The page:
Previous to joining the meeting at Hexham for the purpose of electing the Surveyor & other officers for the Alston roads, I informed Mr. Ord that Mr Hodgson had stated to you that he & I were likely to give our support upon your recommendation, to a person most unfit for the situation.    Mr Ord naturally felt indignant at such an imputation, & said that notice must be taken of it, making at the same time some remarks upon Mr Hodgson’s general conduct, which however, were strictly private   He urged me to allow him to call me to the Chair and leave him at liberty, which however in the presence of so many, my <seniors>, I declined.  Mr Ord, being placed in the Chair, could not take the matter up, but urged the propriety of my doing so, and accordingly, when he as Chairman reminded the meeting that they were assembled to make elections very important to the trust, & doubted not that every Gentleman would be activated in the vote he should give, by a sole regard to its interest, apart from any other notice.  I stated that I fully concurred with him in that opinion, but that I knew with regret, that other motives had been imputed to my conduct in reference to this subject, & that being comparatively a stranger to the meeting & the representative of a most important interest, as connected with the trust & neighbourhoods, my anxiety to stand well with the Gentlemen with whom I was called to act, & with whom it was my wish on all occasions to act cordially & openly, induced me to take the liberty in their presence to vindicate my conduct  & to ask Mr Hodgson on which authority he had informed Sir J Graham that I intended to support the election of a person whom he represented as very ill qualified for the situation, & the worse qualified the more improper must my conduct be in supporting him.   That the course which would have suggested itself to my mind in such circumstances, would have been first, to ascertain the truth of the allegation which had been made to him, before communicating it to the person towards whom the greatest delicacy respecting any imputation against me should have been observed; for it could not be unknown to Mr Hodgson that not only the Receiver but the Commissioners themselves were accountable to the First Lord of the Admiralty for their conduct.    That while I should be found at all times most ready, frankly & freely to obtain any notices & account for my actions, I should never submit to any thing like private misrepresentation with impunity.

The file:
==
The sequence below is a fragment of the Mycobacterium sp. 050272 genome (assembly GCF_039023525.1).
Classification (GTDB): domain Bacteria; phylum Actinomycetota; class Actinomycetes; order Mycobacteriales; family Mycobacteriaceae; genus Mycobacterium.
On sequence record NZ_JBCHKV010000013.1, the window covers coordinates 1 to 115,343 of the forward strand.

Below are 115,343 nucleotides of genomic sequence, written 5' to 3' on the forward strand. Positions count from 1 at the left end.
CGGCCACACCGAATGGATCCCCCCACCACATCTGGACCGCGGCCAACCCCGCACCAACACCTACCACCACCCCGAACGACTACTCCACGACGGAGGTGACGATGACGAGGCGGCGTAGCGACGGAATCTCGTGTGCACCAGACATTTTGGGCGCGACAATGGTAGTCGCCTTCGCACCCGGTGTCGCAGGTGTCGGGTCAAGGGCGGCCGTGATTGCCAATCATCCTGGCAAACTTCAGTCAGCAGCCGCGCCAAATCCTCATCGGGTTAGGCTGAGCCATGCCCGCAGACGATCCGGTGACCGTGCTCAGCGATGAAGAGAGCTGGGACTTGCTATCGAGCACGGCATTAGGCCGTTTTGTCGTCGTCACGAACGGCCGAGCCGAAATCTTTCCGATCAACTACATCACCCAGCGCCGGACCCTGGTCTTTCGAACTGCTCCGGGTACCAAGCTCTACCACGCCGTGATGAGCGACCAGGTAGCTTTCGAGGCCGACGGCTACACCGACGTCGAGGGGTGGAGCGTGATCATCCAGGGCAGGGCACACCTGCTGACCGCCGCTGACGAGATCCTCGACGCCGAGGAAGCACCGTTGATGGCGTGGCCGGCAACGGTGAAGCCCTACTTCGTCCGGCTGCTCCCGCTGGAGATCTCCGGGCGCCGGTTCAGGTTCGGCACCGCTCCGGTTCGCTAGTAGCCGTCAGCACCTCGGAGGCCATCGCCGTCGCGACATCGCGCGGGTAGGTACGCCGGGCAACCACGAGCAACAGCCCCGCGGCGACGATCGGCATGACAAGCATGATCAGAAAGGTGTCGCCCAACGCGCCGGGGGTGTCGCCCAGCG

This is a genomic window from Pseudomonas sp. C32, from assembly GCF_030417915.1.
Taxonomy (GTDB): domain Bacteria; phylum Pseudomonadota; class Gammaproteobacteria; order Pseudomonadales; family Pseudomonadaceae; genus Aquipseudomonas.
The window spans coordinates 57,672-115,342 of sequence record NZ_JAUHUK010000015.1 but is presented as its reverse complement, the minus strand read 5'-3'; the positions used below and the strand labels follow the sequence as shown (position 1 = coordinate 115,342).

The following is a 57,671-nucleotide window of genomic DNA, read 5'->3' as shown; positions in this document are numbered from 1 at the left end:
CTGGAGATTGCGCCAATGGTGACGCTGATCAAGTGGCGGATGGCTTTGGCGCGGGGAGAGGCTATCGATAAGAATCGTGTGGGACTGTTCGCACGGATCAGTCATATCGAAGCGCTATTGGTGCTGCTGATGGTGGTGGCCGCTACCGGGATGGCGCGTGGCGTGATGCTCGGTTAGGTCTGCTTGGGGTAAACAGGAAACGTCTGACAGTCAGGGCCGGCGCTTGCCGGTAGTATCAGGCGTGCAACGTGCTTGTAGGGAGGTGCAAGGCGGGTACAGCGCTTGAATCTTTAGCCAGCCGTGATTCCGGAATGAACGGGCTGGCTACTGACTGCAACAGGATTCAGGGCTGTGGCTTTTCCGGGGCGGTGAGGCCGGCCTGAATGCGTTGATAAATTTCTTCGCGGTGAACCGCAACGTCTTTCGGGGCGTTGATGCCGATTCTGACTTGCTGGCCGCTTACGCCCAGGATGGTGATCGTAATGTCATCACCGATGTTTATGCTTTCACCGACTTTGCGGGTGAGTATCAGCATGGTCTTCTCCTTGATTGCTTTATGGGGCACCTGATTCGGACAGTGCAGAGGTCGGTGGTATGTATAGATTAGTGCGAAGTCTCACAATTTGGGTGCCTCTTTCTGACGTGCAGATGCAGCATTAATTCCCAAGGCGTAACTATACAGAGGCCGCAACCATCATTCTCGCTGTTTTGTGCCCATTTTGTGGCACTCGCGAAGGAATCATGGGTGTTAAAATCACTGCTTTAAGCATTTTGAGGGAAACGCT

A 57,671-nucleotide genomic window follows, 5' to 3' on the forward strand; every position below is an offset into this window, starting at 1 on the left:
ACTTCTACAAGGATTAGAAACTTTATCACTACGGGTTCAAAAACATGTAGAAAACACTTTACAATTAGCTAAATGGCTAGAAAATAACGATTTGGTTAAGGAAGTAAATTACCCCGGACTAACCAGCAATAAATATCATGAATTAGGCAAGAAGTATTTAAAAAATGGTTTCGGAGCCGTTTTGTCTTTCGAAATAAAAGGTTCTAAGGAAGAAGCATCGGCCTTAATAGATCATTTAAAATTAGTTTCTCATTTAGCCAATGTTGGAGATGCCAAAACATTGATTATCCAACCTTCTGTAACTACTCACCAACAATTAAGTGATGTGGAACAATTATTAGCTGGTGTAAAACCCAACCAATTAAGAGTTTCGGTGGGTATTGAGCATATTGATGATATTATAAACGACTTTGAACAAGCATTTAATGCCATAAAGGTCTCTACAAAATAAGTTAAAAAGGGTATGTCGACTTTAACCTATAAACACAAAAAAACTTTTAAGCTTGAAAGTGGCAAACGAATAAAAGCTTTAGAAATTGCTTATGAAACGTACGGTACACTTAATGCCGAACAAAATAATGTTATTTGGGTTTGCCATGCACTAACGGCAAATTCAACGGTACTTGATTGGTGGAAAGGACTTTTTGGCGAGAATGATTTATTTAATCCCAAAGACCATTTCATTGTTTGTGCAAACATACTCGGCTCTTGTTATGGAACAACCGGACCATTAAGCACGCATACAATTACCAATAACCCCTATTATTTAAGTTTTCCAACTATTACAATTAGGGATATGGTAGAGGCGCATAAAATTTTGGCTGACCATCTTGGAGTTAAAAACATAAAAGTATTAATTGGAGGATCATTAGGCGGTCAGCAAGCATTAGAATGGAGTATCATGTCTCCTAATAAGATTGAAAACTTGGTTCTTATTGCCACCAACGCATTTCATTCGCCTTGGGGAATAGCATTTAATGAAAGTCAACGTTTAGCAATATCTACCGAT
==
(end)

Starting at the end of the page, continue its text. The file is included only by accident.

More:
Mr Hodgson reply was, as he seems to admit, an unhappy one.  He stated that his anxiety to save time, induced him to apply to you at once. That he had been told by a person at Alston that he had heard me say that C Hodgson had applied to me for my interest, & that he had also applied to Sir Jas Graham.  That C Hodgson had himself stated that he hoped by this means to obtain the Hospital’s interest; and that he thinking that C Hodgson might have been politically useful to Sir J Graham & that he might be inclined to further his views in respect of the Surveyorship had written to warn Sir James of Hodgson’s <unfitness>.